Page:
RIDDOR is an acronym for “Reporting of Injuries, Diseases and Dangerous Occurrences Regulations.” In 2013, RIDDOR policy was introduced to ensure serious work-related accidents and diseases were recorded and collated. As a result, it’s likely that you have come across the term RIDDOR before.
This article explores the term, as well as a number of the applications and implications that you may need to bear in mind next time there is a health and safety incident at work.
What does RIDDOR stand for?
The term itself is instantly recognisable. However, remembering what the acronym stands for can be a little harder. As mentioned above, RIDDOR stands for the Reporting of Injuries, Diseases and Dangerous Occurrences Regulations and requires employers, and those managing work premises, to report and keep records of:
- Work-related accidents leading to death;
- Work-related accidents causing certain serious injuries (reportable injuries);
- Diagnosed cases of certain industrial diseases; and
- Certain dangerous occurrences (incidents with the potential to cause harm).
What qualifies as ‘reportable’ according to RIDDOR?
Generally, if any reportable, work-related accident or injury occurs in the workplace, it should be written up and reported under regulations of RIDDOR 2013. This sounds relatively simple, but how are reportable accidents, incidents, and injuries determined? Let’s discuss.
Reportable injuries according to RIDDOR
- Deaths – all deaths (workers and non-workers) must be reported if they arise from a work-related accident.
- Specified injuries – including fractures, amputations, loss of sight, serious burns, scalping, and unconsciousness.
- Over seven day injuries – this applies when a worker is away from work and unable to perform their usual duties for over seven consecutive days.
- Injuries to non-workers – work-related accidents involving members of the public, or people who are not at work, must be reported if that person is injured, and is taken from the scene of the accident to hospital for treatment to that injury.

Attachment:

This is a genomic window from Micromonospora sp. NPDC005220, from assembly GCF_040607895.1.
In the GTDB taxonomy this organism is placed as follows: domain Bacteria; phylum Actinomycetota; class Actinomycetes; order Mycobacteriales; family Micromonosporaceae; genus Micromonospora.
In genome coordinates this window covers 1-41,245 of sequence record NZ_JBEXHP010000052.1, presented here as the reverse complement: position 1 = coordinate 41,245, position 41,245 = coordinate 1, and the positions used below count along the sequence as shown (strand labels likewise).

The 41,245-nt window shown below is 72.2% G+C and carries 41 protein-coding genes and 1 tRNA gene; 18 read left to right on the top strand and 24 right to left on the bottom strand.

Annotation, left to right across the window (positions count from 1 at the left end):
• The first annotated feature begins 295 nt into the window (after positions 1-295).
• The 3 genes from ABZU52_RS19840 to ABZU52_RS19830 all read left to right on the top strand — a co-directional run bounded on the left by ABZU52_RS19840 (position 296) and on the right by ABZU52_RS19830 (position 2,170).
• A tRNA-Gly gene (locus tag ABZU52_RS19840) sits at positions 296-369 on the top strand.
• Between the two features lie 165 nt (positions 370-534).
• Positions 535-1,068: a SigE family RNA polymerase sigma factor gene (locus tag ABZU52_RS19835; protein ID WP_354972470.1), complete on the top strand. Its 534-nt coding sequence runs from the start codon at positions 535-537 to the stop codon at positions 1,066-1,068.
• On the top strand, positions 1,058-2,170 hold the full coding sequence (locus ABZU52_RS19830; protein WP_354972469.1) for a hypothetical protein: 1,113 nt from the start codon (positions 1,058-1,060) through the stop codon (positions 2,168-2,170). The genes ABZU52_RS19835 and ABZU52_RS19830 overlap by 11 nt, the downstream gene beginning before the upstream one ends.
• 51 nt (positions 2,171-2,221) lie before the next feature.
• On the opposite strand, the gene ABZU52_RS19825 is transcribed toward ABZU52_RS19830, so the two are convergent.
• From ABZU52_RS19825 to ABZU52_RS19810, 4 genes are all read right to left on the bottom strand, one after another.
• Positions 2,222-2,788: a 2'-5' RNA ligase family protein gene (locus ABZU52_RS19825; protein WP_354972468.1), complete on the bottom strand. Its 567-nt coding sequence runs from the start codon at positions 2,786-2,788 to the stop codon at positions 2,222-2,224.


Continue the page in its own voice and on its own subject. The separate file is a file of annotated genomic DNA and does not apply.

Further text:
Reportable industrial diseases according to RIDDOR
The following are examples of the types of industrial diseases that must be reported under RIDDOR.
- Carpal tunnel syndrome
- Severe cramp of the hand or forearm
- Occupational dermatitis
- Hand-arm vibration syndrome
- Occupational asthma
- Tendonitis or tenosynovitis of the hand or forearm
- Any occupational cancer
- Any disease attributed to an occupational exposure to a biological agent
It is important to remember that these diseases/conditions must have been diagnosed and must have been caused or made worse by the work of the affected.
Reportable dangerous occurrences according to RIDDOR
While the term ‘dangerous occurrences’ seems quite vague, there is in fact a comprehensive list of the occurrences that should be reported. You can read the full list here, however they are ultimately explained as:
“Incidents with a high potential to cause death or serious injury, but which happen relatively infrequently”
Some general examples include:
- Structural collapse
- Fires or explosions
- Unintentional contact with overhead power lines
- Release of flammable liquids and gases
Of course, these examples are quite broad and there are different regulations for different workplaces, dependant on where the work is taking place and the nature of the work. Read more detailed examples relating to your workplace here.
Reportable gas incidents according to RIDDOR
If you are a distributor, filler, importer or supplier of flammable gas and there has been an incident involving the gas you’re responsible for, you will need to file a report. You need to report an incident if someone has:
- Lost consciousness
- Been taken to hospital for treatment of an injury
If you are a gas engineer registered with the Gas Safe Register, you are also responsible for reporting any gas appliances or fittings that you consider to be dangerous to the extent that people could die, lose consciousness or require hospital treatment.
What happens when work-related incidents aren’t reported?
As an employer, it is a legal requirement to report all qualifying incidents within 10 days of occurrence (15 days when dealing with over-seven day incapacities). Failure to report these instances could result in you being taken to court by the HSE or local authority. Pleading ignorance to the legislation put in place and its requirements will not be a valid excuse. You could face a fine of up to £20,000 in Magistrate’s Court, or an unlimited fine if you are taken to Crown Court. In serious cases you could also face a two year prison sentence, so it’s always worth submitting the report when required, regardless of your other commitments.
How to make a RIDDOR report
Submitting a report is relatively simple, and the HSE website has a page dedicated to letting you know how. You can report online or by phone; find the relevant forms and contact number here.
Direct Safety Solutions’ qualified health and safety consultants will visit your premises to discuss your current arrangements for managing health and safety at your workplace, and highlight where we can help. Contact us now for a now obligation consultation.